Local Angles

A Bauhaus Masterpiece

Is a house private or public? Like any compelling opposites, each really only exists with measured dollops of the other. Choices of how to eat, sleep, bathe and relax are very private. Yet the artistic movements or common practices inflecting those selections are very public—from publications and exhibitions to the sprawling possibilities of the design …

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Mill 19: A Magnificent Blend of Past and Future in Hazelwood

At an early September opening for Mill 19, the new robotics research incubator and office space in Hazelwood’s former LTV Steel site, a robotic arm participated with scientists and dignitaries to help cut the ribbon in the voluminous lab space with a high-tech flourish. Tenants include Carnegie Mellon’s Manufacturing Futures Initiative and the affiliated nonprofit …

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The New MuseumLab: Past Transformed for Future

At nearly 130 years old, the building is an antique, but the Carnegie Free Library of Allegheny, known casually as the Carnegie Library of the North Side, was built to look centuries old from the start. Following the Romanesque Revival style of H.H. Richardson’s recent Allegheny County Courthouse and Jail, cut stone, rhythmic arches and …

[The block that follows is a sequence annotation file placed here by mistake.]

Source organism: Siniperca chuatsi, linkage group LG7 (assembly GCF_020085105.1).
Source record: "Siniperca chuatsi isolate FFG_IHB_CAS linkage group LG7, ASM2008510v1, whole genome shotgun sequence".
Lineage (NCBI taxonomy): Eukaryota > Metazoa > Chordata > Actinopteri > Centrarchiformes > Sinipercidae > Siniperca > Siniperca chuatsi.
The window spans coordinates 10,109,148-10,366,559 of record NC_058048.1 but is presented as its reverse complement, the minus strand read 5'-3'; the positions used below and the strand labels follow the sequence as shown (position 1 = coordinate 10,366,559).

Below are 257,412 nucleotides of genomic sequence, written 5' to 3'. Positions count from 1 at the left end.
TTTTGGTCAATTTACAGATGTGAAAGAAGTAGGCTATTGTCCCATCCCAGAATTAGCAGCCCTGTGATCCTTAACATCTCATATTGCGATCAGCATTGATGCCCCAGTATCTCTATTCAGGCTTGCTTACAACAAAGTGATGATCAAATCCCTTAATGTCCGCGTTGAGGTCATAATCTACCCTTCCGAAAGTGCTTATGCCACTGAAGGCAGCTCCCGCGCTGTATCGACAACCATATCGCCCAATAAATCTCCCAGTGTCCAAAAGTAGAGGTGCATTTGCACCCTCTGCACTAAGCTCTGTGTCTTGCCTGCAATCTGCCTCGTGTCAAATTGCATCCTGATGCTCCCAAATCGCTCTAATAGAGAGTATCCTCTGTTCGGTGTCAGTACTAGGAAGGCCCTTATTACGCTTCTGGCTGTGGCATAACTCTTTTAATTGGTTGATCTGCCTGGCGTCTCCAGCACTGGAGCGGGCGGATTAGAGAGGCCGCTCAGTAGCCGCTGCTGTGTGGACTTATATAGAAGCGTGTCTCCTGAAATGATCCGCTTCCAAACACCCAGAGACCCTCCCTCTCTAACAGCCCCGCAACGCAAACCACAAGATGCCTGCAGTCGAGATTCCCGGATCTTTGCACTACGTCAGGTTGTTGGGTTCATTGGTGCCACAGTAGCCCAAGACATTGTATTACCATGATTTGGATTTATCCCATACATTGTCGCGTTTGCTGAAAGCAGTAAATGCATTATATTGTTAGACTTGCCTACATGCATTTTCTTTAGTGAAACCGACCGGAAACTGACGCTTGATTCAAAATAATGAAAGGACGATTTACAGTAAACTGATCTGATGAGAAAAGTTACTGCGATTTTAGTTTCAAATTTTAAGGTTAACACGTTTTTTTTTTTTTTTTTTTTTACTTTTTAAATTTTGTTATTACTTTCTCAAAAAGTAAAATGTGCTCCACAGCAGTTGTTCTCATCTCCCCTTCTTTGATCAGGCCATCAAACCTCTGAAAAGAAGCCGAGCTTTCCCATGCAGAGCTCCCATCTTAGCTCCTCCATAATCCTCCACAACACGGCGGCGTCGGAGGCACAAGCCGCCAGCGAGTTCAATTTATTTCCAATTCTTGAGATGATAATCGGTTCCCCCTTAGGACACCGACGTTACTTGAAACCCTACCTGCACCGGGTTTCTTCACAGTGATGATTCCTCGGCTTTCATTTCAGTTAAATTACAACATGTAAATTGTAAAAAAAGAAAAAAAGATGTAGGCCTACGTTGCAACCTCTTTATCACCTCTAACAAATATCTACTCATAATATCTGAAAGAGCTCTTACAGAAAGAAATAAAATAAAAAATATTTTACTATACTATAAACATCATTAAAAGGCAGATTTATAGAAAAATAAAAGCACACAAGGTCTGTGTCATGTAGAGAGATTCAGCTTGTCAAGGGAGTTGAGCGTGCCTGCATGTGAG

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Bringing Back Pittsburgh’s Steps

Along Schenley Drive in Oakland, the Frick Fine Arts building looks like a Renaissance villa, well suited to the grandeur of the adjacent Carnegie Museums and Library in the cultural part of Oakland. At the parking lot in back, though, you find the public steps down to Joncaire Street, a descent of 130-some treads into …

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Frick Environmental Center Achieves Living Building Challenge Status

Great architecture should be built for the ages. Imposing piles, whether in stone or steel, are supposed to indicate heroic resistance to the ravages of the elements as both practicality and art. And yet in the era of the environmental movement, some portion of this equation has been inverted. We now ask, what is the …

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An Artful Blend

At their best, cities cultivate relationships among buildings across time. Destroy too many historic structures, and you lose memory, craft, and persistent cultural value. Fail to build new buildings well, and you risk stasis and irrelevance. The balance of time periods should be art as well as commerce. Accordingly, a new building with sophisticated and …

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The Fate of a Prison

For a sprawling building in an ambitious Romanesque style on a conspicuous riverfront site, Western Penitentiary has spent most of its life in architectural obscurity. After an auspicious start, it fell quickly from prominence. Now, it may soon fall to the wrecking ball. Begun in 1879 in Woods Run along the Ohio River and partially …